The amount of solvent used to remove the therapeutic agent of interest from the solid phase extraction matrix is not critical. However, the use of an insufficient amount may result in incomplete removal of the therapeutic agent and use of an excess amount will require longer times to remove the solvent prior to chromatography. When a plasma sample of about 1 mL is applied to a solid phase extraction cartridge, elution with about 4 mL of methanol is preferred. After the solvent is removed, the sample is taken up in a small portion of the mobile phase to be used in the subsequent chromatography and is injected onto the column.

The rate at which the mobile phase is passed through the column is also not critical. When an analytical column (250 mm×4.5 mm) having a preferred adsorbent is used, a flow rate of about 1.0 mL/min produces an optimal separation the therapeutic agent of interest from harmine. This preferred separation requires less than twenty minutes.

Finally, the method of detection is not critical and any of the conventional means such as UV detection or refractive index detection may be used. The preferred method of detection is UV detection.

In addition to the preferred aspects for the particular steps of the invention, there are certain preferred embodiments for the therapeutic agents which may be detected using this method.

In certain preferred embodiments, this method is for the detection and quantification in blood of a therapeutic agent of formula A in which p is an integer of from 0 to 2, Ar1 is --Ar2 --X--Ar3, Ar2 and Ar3 are both substituted phenyl, and Z is substituted or unsubstituted imidazolyl or 1,2,3-triazolyl.

In another preferred embodiment, this method is for the detection and quantification in blood of a therapeutic agent of formula A in which Ar1 is --Ar2 --X--Ar3, A2 and Ar3 are both substituted phenyl, X is O, CO, and CHCN, Z is substituted or unsubstituted imidazolyl or 1,2,3-triazolyl, and p is 1.

In further preferred embodiments, this method is for the detection and quantification in blood of a therapeutic agent of formula A in which Ar1 is --Ar2 --X--Ar3, Ar2 and Ar3 are both substituted phenyl, Z is substituted or unsubstituted imidazolyl or 1,2,3-triazolyl, X is CO, and p is 1.

In still further preferred embodiments, this method is for the detection and quantification in blood of a therapeutic agent of formula A in which Ar1 is --Ar2 --X--Ar3, Ar2 and Ar3 are both substituted phenyl, X is CO, Z is 5-amino-4-carboxamido-1,2,3-triazolyl, and p is 1.

In even further preferred embodiments, this method is for the detection and quantification in blood of a therapeutic agent of formula A in which Ar1 is --Ar2 --X--Ar3, Ar2 is 2,6-dichlorophenyl, Ar3 is 4-chlorophenyl, X is CO, Z is 5-amino-4-carboxamido-1,2,3-triazolyl, and p is 1.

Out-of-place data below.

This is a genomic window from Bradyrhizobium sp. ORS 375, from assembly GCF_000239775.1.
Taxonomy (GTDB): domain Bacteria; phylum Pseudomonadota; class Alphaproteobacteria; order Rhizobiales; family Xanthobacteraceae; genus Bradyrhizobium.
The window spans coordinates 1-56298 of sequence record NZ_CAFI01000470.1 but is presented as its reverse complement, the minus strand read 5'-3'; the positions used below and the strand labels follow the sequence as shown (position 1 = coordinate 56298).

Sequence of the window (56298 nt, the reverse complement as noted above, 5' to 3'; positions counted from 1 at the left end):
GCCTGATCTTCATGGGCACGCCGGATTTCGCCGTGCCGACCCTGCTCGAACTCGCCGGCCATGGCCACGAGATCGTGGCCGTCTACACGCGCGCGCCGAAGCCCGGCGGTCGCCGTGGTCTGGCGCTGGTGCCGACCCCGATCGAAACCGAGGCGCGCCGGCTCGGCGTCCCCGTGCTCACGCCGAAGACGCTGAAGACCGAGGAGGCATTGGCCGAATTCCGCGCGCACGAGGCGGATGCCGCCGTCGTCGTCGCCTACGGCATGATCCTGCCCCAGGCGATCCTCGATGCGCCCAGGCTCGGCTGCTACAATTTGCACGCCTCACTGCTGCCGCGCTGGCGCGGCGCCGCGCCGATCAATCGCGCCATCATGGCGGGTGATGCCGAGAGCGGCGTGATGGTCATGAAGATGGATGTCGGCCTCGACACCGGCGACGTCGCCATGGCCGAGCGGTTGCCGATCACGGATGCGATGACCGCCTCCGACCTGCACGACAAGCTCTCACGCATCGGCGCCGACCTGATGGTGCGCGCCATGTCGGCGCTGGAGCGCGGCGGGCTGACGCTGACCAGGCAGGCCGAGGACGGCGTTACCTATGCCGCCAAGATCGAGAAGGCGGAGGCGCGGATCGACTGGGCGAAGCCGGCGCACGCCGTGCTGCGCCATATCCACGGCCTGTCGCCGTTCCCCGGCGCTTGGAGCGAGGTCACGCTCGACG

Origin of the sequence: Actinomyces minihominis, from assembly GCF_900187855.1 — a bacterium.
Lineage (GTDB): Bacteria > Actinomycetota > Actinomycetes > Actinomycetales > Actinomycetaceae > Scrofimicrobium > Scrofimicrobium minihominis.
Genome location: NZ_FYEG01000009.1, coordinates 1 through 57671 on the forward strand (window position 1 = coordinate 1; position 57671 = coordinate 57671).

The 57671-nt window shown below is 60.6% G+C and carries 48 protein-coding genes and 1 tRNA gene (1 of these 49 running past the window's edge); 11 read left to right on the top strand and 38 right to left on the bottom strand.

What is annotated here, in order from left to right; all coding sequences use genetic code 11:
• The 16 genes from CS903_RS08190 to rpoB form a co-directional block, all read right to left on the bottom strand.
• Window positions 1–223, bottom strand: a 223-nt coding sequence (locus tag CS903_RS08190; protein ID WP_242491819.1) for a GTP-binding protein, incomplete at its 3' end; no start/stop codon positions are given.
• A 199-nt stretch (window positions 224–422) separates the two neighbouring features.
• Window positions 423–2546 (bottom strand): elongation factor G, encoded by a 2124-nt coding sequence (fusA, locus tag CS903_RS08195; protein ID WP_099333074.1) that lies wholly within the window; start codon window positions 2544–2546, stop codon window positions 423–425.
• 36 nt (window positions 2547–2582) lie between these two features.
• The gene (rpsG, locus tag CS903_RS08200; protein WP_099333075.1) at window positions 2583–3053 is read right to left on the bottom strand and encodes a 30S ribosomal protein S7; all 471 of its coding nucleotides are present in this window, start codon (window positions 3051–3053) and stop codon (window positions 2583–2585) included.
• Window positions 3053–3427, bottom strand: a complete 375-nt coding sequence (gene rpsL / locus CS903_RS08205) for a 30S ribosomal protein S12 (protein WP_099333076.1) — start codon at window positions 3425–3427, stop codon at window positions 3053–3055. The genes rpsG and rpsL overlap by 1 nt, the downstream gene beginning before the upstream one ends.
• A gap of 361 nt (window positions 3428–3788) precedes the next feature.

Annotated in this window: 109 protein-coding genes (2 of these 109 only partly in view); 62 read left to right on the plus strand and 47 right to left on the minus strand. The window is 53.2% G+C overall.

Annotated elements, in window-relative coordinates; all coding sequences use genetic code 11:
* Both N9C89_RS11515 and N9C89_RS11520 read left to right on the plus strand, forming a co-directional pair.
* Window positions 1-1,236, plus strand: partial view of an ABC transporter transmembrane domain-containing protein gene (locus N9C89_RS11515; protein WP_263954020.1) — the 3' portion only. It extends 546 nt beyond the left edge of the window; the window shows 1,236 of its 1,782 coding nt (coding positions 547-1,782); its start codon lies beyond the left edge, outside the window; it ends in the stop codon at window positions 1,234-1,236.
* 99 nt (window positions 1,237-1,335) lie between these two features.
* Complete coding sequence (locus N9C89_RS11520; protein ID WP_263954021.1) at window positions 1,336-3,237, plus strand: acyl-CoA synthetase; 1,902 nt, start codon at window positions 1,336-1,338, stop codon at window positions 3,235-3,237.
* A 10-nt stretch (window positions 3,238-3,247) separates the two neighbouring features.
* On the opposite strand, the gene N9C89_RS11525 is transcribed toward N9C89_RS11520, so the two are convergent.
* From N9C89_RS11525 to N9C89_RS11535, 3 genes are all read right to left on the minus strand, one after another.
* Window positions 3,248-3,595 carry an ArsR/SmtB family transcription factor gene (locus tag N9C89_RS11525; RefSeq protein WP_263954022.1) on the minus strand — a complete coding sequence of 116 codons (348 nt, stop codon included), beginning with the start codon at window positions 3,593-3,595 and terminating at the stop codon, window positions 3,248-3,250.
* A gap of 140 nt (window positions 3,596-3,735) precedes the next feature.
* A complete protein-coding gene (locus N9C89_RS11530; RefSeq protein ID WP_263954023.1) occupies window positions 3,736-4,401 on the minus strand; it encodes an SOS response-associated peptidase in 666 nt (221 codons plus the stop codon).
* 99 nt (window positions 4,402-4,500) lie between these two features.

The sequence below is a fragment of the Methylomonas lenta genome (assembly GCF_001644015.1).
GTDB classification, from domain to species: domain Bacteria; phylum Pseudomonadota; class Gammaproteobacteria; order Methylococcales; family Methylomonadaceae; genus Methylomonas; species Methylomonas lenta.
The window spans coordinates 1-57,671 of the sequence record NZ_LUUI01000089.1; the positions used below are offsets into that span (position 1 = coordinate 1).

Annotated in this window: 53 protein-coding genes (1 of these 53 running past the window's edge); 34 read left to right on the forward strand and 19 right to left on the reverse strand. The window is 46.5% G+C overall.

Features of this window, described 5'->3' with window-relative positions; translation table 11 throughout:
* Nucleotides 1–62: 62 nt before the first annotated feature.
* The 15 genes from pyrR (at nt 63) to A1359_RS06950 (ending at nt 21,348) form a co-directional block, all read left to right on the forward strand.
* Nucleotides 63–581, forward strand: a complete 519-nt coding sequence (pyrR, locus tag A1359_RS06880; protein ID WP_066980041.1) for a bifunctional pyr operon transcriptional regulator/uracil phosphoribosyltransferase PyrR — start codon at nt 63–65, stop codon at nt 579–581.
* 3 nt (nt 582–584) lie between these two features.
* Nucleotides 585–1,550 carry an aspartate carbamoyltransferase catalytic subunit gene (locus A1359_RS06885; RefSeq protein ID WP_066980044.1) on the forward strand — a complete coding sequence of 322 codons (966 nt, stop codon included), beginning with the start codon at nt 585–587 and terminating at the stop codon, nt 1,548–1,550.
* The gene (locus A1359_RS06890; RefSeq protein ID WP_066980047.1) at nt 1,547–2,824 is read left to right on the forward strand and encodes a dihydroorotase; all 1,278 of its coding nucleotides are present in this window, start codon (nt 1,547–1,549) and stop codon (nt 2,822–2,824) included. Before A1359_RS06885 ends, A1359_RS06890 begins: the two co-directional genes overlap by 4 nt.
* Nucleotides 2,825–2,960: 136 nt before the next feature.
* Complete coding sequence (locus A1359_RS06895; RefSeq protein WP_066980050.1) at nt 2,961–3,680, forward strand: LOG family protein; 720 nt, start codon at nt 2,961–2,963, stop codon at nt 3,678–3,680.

In a most preferred embodiment, the method is useful for the detection and quantification in blood of a therapeutic agent of formula A in which Ar1 is --Ar2 --X--Ar3, Ar2 is 2,6-dichlorophenyl, Ar3 is 4-chlorophenyl, X is CO, Z is 5-amino-4-carboxamido-1,2,3-triazolyl, and p is 1 and involves

(a) extracting the therapeutic agent from blood using solid phase extraction on a chromatography cartridge packed with a C-18 hydrocarbon-bonded silica,

(b) chromatographing the product of step (a) on a column having 10 micron C-18 hydrocarbon-bonded irregular column packing using an isocratic elution with a mobile phase consisting of 60-90% methanol and 10-40% 0.1M aqueous ammonium acetate, to produce a chromatogram, and

(c) comparing the chromatogram of step (b) with a standard.

The following experimental results are offered by way of example and not by way of limitation.

EXAMPLE 1

This example demonstrates the general procedures for the determination of compound 1 in blood plasma using solid phase extraction and isocratic reverse phase HPLC.

Reference samples of compound 1 in plasma (weight/weight) were made fresh daily and kept at 4° C. until use. Additionally, harmine was added to each sample as an internal reference to final concentration of 1 μg/mL. Harmine was used as the internal standard because of its hydrophobic nature, stability under these reaction conditions and ease of separation from compound 1. Detection of compound 1 in plasma was not altered by up to two freeze and thaw cycles of the reference samples.

Extraction of compound 1 from plasma samples was accomplished with a solid phase matrix attached to a vacuum manifold. One mL aliquots of samples were separately centrifuged at 3000 rpm for 12 minutes at 4° C., and then filtered. The filtrate was then applied to a 300 mg C-18 Maxi-Clean™ cartridge (from Alltech Association, Inc., Deerfield, Ill., USA) that had been pretreated with 10 mL of methanol followed by 10 mL of 0.1M ammonium acetate buffer (pH 6.5). The sample-laden cartridges were rinsed with the ammonium acetate buffer (12 mL) and then eluted with 4 mL of methanol. Solvent was evaporated from the eluate under a continuous stream of nitrogen and the residue was suspended in 500 μL of a buffer consisting of methanol and 0.1M ammonium acetate, pH 6.5 (73/27, volume/volume). The resulting sample was filtered through an acrodisc 0.2 μm filter (Gelman Sciences, Ann Arbor, Mich., USA).